The correspondence between ritual purity and atonement was made explicit in the career of John Baptist. John was not a Christian but a Jew. His immersions in the Jordan River were not baptisms into faith in Christ, but Jewish ritual immersions. John gave ritual immersions heightened spiritual significance. It was his way of preparing the people to approach the divine - Jesus, the Son of God.

John was the first witness to and believer in Jesus as the promised one. He was a light that testified to the true light. Being sent from God, he spoke for God. But who and what was John apart from Jesus?

By quoting Isaiah, the Baptist gives an answer that comes from the spiritual tradition of his questioners. As “the voice of one crying in the wilderness”, the Baptist defines himself as deriving meaning through his relationship with another.

What John was doing and saying down at the Jordan was not about him. It was about the one who was coming after him. His task was to prepare the way, and then get out of the way.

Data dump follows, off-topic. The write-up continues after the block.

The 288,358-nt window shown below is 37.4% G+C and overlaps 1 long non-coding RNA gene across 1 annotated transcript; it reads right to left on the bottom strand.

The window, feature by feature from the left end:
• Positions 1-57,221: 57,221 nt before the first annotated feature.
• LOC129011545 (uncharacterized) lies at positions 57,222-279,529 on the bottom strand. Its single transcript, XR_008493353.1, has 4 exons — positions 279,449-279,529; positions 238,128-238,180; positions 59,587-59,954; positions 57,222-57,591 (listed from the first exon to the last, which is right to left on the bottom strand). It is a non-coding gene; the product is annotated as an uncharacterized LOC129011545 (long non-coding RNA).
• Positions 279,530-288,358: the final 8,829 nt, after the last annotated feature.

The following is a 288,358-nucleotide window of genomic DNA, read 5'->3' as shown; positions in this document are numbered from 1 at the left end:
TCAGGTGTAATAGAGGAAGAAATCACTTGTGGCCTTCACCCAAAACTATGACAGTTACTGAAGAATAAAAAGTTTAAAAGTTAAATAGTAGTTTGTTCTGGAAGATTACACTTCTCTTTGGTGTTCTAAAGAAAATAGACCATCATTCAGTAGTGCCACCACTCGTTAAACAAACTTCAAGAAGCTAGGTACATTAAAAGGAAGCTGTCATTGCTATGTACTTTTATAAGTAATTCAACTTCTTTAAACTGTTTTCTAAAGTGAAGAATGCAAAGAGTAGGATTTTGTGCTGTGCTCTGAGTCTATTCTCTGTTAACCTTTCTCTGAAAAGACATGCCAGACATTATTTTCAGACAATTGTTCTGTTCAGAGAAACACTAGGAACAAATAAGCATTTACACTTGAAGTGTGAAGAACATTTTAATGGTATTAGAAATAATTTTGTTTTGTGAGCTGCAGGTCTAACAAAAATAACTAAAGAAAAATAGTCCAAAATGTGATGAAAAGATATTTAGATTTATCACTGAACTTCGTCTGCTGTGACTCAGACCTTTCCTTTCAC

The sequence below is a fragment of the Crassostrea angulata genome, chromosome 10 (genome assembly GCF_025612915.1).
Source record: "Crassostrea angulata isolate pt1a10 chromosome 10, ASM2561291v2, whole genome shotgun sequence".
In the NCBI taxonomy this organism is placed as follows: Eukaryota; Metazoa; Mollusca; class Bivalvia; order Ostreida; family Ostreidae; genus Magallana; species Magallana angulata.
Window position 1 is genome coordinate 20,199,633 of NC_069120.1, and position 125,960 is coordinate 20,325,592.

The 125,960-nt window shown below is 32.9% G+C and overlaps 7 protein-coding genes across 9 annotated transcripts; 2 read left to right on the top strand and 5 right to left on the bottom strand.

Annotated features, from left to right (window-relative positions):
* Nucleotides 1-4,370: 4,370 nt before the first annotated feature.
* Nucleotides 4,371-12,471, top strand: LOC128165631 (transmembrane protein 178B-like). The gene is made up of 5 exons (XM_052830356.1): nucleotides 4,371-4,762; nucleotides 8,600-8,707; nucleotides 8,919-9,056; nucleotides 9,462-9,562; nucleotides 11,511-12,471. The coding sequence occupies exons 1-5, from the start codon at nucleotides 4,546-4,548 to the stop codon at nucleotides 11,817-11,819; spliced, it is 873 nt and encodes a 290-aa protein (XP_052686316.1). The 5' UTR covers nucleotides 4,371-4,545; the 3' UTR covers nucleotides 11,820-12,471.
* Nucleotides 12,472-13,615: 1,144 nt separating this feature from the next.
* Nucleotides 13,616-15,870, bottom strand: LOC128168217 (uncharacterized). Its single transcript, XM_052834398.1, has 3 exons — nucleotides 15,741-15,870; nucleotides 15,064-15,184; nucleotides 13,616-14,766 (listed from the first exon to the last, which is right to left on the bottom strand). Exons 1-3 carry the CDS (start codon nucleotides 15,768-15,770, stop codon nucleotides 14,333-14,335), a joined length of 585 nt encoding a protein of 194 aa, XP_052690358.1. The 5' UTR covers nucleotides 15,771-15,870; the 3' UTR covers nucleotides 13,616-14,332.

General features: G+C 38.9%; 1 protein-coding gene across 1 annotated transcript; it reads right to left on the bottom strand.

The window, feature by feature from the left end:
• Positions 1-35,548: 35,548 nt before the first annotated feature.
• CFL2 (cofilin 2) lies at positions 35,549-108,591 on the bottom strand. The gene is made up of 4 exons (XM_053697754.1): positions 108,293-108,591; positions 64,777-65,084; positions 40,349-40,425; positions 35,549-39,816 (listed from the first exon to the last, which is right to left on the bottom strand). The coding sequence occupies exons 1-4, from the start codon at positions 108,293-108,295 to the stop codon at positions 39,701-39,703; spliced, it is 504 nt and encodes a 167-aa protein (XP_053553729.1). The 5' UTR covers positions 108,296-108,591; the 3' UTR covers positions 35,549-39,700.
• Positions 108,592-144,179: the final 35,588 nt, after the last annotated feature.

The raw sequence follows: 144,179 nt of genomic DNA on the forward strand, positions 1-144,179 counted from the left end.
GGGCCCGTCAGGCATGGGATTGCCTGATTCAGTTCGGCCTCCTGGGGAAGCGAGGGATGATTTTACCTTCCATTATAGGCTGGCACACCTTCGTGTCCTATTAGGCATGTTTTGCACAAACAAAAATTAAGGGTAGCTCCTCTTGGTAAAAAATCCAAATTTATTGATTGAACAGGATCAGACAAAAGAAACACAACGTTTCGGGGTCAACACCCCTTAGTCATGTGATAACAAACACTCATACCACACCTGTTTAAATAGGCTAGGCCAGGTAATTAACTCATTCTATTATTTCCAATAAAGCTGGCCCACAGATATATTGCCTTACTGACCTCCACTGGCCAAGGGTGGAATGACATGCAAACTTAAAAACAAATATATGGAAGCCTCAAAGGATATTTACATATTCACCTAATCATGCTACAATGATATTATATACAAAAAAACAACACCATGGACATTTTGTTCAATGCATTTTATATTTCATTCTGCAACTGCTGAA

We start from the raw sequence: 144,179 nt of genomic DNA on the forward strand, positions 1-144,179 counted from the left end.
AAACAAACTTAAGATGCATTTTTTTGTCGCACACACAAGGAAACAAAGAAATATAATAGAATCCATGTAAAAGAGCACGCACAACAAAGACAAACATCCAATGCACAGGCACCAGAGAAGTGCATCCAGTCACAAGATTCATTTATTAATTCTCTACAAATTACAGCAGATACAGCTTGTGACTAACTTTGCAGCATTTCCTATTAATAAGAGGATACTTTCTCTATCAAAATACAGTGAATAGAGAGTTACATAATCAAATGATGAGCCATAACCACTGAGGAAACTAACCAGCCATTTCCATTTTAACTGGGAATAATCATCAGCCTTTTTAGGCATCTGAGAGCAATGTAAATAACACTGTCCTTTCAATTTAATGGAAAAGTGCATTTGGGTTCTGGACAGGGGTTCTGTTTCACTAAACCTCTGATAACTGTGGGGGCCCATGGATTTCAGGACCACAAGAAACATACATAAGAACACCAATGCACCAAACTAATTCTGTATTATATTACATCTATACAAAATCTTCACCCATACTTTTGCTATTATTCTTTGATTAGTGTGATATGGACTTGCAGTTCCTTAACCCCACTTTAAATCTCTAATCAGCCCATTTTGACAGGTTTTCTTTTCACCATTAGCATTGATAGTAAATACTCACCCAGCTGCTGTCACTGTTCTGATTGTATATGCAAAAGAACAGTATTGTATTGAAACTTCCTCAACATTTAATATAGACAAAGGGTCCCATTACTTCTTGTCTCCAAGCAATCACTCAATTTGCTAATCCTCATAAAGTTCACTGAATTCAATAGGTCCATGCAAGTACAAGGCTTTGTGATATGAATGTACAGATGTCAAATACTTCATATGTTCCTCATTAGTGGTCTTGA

What about us? Who are we in the eyes of the world? Better yet, who are we in the eyes of God? Who and what are we apart from Jesus?

As Christians, we live within the context of our relationship with the Lord, Jesus Christ. John knew who he was and who he was not. John refused all of the titles the priests and Levites tried to lay on him. He knew what God had sent him to do and he remained true to his purpose. “I am only a voice…”

There is his humility, and his true greatness. He was a signpost that pointed away from him and to the one who was to come after him. Such as, it should be with us as followers of Christ. Our witness is not to call attention to ourselves but to Him, who is the light of the world.